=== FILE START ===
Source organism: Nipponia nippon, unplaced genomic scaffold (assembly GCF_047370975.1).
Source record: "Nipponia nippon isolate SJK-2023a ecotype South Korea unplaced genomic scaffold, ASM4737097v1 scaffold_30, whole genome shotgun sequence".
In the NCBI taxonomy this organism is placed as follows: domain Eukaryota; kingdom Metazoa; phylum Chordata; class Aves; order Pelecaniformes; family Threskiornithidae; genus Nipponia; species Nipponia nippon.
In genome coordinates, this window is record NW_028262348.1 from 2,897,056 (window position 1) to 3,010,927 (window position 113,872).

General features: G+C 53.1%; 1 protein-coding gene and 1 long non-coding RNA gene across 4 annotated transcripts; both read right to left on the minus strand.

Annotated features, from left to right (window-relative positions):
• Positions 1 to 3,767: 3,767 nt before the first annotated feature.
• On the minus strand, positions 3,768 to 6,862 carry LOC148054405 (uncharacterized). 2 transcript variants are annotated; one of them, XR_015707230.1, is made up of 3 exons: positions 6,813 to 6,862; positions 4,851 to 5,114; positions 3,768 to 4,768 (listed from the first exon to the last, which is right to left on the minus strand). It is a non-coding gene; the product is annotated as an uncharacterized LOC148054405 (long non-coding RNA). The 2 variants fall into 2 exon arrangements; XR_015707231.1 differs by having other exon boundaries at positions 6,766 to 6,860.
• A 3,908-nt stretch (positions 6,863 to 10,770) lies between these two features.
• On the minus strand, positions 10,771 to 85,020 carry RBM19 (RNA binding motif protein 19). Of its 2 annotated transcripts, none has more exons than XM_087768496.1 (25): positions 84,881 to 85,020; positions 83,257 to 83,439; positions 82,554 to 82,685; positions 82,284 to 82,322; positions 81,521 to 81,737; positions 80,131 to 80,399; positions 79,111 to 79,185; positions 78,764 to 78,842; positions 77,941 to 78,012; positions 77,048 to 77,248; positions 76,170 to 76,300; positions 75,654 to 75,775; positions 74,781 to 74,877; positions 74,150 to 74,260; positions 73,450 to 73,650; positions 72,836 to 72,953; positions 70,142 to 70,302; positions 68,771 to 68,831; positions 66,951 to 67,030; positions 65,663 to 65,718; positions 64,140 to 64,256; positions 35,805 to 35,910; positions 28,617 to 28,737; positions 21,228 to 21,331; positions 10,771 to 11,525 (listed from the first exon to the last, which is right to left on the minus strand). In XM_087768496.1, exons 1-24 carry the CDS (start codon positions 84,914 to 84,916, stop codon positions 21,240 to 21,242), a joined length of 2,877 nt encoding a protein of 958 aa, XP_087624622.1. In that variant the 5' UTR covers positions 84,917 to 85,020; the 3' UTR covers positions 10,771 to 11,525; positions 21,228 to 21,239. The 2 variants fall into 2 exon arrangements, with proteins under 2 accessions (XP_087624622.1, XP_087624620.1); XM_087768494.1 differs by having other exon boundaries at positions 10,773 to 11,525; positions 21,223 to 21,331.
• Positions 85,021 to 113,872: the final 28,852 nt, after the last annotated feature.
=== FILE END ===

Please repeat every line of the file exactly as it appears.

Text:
Source organism: Nipponia nippon, unplaced genomic scaffold (assembly GCF_047370975.1).
Source record: "Nipponia nippon isolate SJK-2023a ecotype South Korea unplaced genomic scaffold, ASM4737097v1 scaffold_30, whole genome shotgun sequence".
In the NCBI taxonomy this organism is placed as follows: domain Eukaryota; kingdom Metazoa; phylum Chordata; class Aves; order Pelecaniformes; family Threskiornithidae; genus Nipponia; species Nipponia nippon.
In genome coordinates, this window is record NW_028262348.1 from 2,897,056 (window position 1) to 3,010,927 (window position 113,872).

General features: G+C 53.1%; 1 protein-coding gene and 1 long non-coding RNA gene across 4 annotated transcripts; both read right to left on the minus strand.

Annotated features, from left to right (window-relative positions):
• Positions 1 to 3,767: 3,767 nt before the first annotated feature.
• On the minus strand, positions 3,768 to 6,862 carry LOC148054405 (uncharacterized). 2 transcript variants are annotated; one of them, XR_015707230.1, is made up of 3 exons: positions 6,813 to 6,862; positions 4,851 to 5,114; positions 3,768 to 4,768 (listed from the first exon to the last, which is right to left on the minus strand). It is a non-coding gene; the product is annotated as an uncharacterized LOC148054405 (long non-coding RNA). The 2 variants fall into 2 exon arrangements; XR_015707231.1 differs by having other exon boundaries at positions 6,766 to 6,860.
• A 3,908-nt stretch (positions 6,863 to 10,770) lies between these two features.
• On the minus strand, positions 10,771 to 85,020 carry RBM19 (RNA binding motif protein 19). Of its 2 annotated transcripts, none has more exons than XM_087768496.1 (25): positions 84,881 to 85,020; positions 83,257 to 83,439; positions 82,554 to 82,685; positions 82,284 to 82,322; positions 81,521 to 81,737; positions 80,131 to 80,399; positions 79,111 to 79,185; positions 78,764 to 78,842; positions 77,941 to 78,012; positions 77,048 to 77,248; positions 76,170 to 76,300; positions 75,654 to 75,775; positions 74,781 to 74,877; positions 74,150 to 74,260; positions 73,450 to 73,650; positions 72,836 to 72,953; positions 70,142 to 70,302; positions 68,771 to 68,831; positions 66,951 to 67,030; positions 65,663 to 65,718; positions 64,140 to 64,256; positions 35,805 to 35,910; positions 28,617 to 28,737; positions 21,228 to 21,331; positions 10,771 to 11,525 (listed from the first exon to the last, which is right to left on the minus strand). In XM_087768496.1, exons 1-24 carry the CDS (start codon positions 84,914 to 84,916, stop codon positions 21,240 to 21,242), a joined length of 2,877 nt encoding a protein of 958 aa, XP_087624622.1. In that variant the 5' UTR covers positions 84,917 to 85,020; the 3' UTR covers positions 10,771 to 11,525; positions 21,228 to 21,239. The 2 variants fall into 2 exon arrangements, with proteins under 2 accessions (XP_087624622.1, XP_087624620.1); XM_087768494.1 differs by having other exon boundaries at positions 10,773 to 11,525; positions 21,223 to 21,331.
• Positions 85,021 to 113,872: the final 28,852 nt, after the last annotated feature.